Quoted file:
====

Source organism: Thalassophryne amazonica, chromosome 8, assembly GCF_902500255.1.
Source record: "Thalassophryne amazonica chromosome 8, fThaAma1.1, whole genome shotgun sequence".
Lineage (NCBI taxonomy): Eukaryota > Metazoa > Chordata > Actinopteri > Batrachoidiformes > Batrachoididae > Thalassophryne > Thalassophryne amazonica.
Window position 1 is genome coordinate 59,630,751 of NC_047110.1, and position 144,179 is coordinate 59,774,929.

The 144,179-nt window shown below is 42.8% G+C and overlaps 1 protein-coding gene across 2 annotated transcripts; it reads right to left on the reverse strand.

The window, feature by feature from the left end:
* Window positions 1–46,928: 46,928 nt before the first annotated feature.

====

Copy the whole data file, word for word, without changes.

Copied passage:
Source organism: Thalassophryne amazonica, chromosome 8, assembly GCF_902500255.1.
Source record: "Thalassophryne amazonica chromosome 8, fThaAma1.1, whole genome shotgun sequence".
Lineage (NCBI taxonomy): Eukaryota > Metazoa > Chordata > Actinopteri > Batrachoidiformes > Batrachoididae > Thalassophryne > Thalassophryne amazonica.
Window position 1 is genome coordinate 59,630,751 of NC_047110.1, and position 144,179 is coordinate 59,774,929.

The 144,179-nt window shown below is 42.8% G+C and overlaps 1 protein-coding gene across 2 annotated transcripts; it reads right to left on the reverse strand.

The window, feature by feature from the left end:
* Window positions 1–46,928: 46,928 nt before the first annotated feature.